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AS ABOVE, SO BELOW is a thriller that starts off exciting, but gets lost and confused in its attempt to be compelling.

Following the current fad of telling ones story as if it’s a documentary, the movie begins with Scarlett, a student of urban archeology. Following her dead father’s footsteps, Scarlett’s trying to retrieve an ancient stone with incredible powers. She finds a critical clue in Iran to unlocking the stone’s location in Paris. There, she enlists an old friend, George, to help her translate the Aramaic transcriptions she found in Iran.

Scarlett, George and Benji (who’s filming Scarlett for a project) discover that the stone is 600 some feet below Paris in a secret chamber. The only way to get to this secret chamber is through the catacombs lying beneath Paris.

To maneuver through the vast catacombs, Scarlett gets three French natives who know how to navigate the tombs to help them reach their destination. George at first refuses to go underground because he’s still haunted by the fact that his younger brother drowned in a cave when he was a boy. However, circumstances force him to join the others. As they explore deeper parts of the catacombs, tensions and fears rise as weird occurrences begin to follow them. Personal demons in each one of the explorers manifest themselves impossibly in physical forms. To make things worse, their entrance has become blocked. So, the only way for escape is to go deeper into the caves where their nightmares are out to kill them.

The premise of AS ABOVE, SO BELOW stems from a New Age, pagan maxim contending that “whatever happens on any level of reality (physical, emotional or mental) also happens on every other level.” Though translated and interpreted in various ways, this belief is used in the movie to trap each of the characters in their own psyche to battle with their own failures or regrets. The deeper the movie goes into explaining this pagan mythology, the less interesting it actually becomes, ultimately ending up quite anti-climatically. That said, the driven characters are interesting, and the documentary style filmmaking is actually more effective here than many other such horror movies. Still, the movie sets up possible villains that are never explored and ultimately leaves the viewer wanting, not more, just something else.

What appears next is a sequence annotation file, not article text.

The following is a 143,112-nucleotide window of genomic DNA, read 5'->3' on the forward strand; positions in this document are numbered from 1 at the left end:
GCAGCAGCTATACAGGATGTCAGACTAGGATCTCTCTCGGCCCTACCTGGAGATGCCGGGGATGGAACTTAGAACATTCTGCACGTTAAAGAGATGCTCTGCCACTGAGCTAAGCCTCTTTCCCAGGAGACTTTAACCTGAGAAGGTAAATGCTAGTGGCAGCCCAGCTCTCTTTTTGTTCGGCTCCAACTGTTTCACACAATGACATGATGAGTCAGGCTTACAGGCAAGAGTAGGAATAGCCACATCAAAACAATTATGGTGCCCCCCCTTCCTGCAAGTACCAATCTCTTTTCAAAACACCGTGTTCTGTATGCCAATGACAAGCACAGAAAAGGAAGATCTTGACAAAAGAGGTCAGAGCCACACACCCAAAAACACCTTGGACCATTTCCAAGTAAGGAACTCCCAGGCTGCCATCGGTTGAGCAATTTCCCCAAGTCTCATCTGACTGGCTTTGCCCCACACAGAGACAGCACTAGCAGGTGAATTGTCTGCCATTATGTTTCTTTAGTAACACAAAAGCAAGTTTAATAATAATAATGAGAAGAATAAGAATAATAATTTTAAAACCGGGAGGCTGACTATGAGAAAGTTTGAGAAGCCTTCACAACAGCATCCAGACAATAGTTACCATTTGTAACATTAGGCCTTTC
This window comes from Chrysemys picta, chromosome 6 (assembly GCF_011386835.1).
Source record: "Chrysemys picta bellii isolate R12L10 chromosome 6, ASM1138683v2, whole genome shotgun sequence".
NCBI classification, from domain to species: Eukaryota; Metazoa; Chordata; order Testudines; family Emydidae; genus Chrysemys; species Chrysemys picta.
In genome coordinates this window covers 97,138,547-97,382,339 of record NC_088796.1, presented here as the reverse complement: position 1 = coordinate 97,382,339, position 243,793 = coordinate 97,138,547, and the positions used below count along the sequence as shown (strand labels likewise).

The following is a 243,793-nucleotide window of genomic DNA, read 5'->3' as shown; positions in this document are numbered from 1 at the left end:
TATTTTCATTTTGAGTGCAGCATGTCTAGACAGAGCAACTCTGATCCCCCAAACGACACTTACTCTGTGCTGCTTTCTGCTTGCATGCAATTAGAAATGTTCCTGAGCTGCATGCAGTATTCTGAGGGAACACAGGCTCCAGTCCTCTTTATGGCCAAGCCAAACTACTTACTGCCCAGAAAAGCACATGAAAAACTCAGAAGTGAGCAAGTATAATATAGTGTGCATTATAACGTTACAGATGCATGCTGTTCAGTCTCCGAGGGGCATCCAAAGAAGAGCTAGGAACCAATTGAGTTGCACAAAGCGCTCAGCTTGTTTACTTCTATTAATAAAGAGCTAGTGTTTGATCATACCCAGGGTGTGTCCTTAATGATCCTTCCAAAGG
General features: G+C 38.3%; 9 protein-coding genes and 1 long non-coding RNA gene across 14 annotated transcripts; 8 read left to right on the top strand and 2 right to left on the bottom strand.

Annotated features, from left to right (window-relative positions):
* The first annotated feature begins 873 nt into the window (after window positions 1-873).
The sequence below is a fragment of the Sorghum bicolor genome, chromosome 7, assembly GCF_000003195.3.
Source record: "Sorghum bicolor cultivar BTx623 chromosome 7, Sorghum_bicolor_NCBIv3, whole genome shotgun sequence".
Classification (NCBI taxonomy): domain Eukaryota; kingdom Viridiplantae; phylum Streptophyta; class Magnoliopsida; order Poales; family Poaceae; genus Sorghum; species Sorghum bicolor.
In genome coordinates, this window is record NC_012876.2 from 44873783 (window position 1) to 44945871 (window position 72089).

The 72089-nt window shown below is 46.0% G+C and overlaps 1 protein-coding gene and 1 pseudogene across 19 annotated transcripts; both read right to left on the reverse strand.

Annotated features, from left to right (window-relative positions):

Worst of all is the utterly hopeless worldview the movie presents. Destroying the Creator-creature distinction that’s critical to Christian doctrine, AS ABOVE, SO BELOW explores the causation of belief and the “oneness” of everything. Along the way, viewers have to endure many horrifying images and a slew of vulgar and profane language. Ultimately, AS ABOVE, SO BELOW is an excessive, unacceptable movie with little to no redemptive value.

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